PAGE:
The third episode wasn’t so bad on the stupid scale, but the fourth and fifth just defy belief. There are only six episodes in the first season, so I’ll go ahead and watch the sixth, but this series is deep in “so bad it’s good” territory and threatening to cross over into “so bad it was good but is now bad again.”
Steve Blank on the explosion of entrepreneurship. He proposes that we’re at the start of a “startup revolution” similar to the industrial revolution or the scientific revolution. The limitations to mass entrepreneurship are falling away, so the growth is likely to continue and even expand.
Using statistical analysis, this UCF professor recently caught over 200 students cheating on a midterm exam. He proceeded to dedicate an entire lecture to how he caught them, how he felt (“disillusioned” and “disgusted,”) and what would happen if they didn’t come clean (they wouldn’t graduate).
Shortly after the lecture, over 200 students admitted they had cheated.
Don’t mess with statistics, people.
For children with certain kinds of drug-resistant seizures, Thiele’s clinical data show an even better response: 7 out of 10 were able to reduce their count more than 90 percent with the diet. Those statistics are as good as those for any antiepileptic drug ever made. Other pediatric neurologists get similar results. The diet has cut Sam’s seizures by 75 percent.
Another reason a low-carb diet is good for you (in this case, if you have epilepsy). These people are going low-carb to the extreme extent Dr. Bernstein does for his diabetes.
“HP Slate sees surprise demand, orders delayed into 2011,” the headline reads. Tom’s Hardware says, “HP Scrambling to Meet Demand for Windows Slate.”
Yeah, they made 5,000 of them, and got 9,000 orders. In a little under a month. In the same time frame Apple sold a million iPads. That’s 100 times as many if you’re math-challenged.
I waterboard! – Straight Dope Message Board — A guy who once swam underwater until he lost consciousness (on purpose) pours the water over his own face. His reaction: “It took me ten minutes to recover my senses once I tried this. I was shuddering in a corner, convinced I narrowly escaped killing myself.”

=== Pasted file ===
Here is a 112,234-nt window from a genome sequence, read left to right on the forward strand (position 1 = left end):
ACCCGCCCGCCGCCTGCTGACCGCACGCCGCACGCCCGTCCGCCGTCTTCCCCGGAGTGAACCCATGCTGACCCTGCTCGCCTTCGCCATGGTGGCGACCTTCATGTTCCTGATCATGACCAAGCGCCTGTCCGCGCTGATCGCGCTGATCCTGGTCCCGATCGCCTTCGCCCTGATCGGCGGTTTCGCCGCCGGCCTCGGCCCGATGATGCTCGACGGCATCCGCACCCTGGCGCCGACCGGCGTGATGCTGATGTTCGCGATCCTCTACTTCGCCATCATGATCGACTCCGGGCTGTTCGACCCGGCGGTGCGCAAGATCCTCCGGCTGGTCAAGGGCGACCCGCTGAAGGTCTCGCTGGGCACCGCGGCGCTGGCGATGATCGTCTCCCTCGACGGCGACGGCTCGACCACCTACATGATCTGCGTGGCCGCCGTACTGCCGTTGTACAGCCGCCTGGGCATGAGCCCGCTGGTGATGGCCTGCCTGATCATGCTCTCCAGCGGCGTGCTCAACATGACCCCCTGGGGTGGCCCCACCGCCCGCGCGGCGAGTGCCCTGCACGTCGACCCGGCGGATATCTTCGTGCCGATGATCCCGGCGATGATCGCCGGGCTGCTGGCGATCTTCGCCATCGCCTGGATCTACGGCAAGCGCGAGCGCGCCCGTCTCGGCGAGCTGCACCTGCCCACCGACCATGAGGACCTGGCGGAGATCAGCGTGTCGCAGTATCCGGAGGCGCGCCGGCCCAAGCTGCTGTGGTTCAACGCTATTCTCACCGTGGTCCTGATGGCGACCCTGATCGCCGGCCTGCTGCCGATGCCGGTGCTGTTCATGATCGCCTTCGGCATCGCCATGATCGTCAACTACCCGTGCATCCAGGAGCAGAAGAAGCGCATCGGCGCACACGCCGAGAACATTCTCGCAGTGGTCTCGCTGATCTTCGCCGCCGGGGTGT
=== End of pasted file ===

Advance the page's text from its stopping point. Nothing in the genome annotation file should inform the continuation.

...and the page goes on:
A note from Hitchens on whether you can cheat at waterboarding: ‘What I do recall clearly, though, is a hard finger feeling for my solar plexus as the water was being poured. What was that for? “That’s to find out if you are trying to cheat, and timing your breathing to the doses. If you try that, we can outsmart you. We have all kinds of enhancements.”’
Former Navy Seal waterboarded — Short Version. Full Version (24 minutes) It appears that he sometimes lasts for thirty or forty seconds before full panic sets in, but the interogators also talk about him holding his breath, so it’s possible he cracked within a few seconds of actually trying to breathe. He does get credit for resisting their questions through repeated 10-40 second sessions of waterboarding.
Playboy journalist — lasts six seconds.
UPDATE: 22 May 2009: Radio personality Erich “Mancow” Muller calls waterboarding torture after lasting less than ten seconds.
UPDATE: 12 November 2010: A writer for the Sun newspaper lasts 12 seconds, says that “This is no ‘interrogation technique’ but torture pure and simple”
I have to say, 24 is a lot less entertaining these days when Jack Bauer says “If you don’t tell me what I want to know, then it’ll just be a question of how much you want it to hurt.”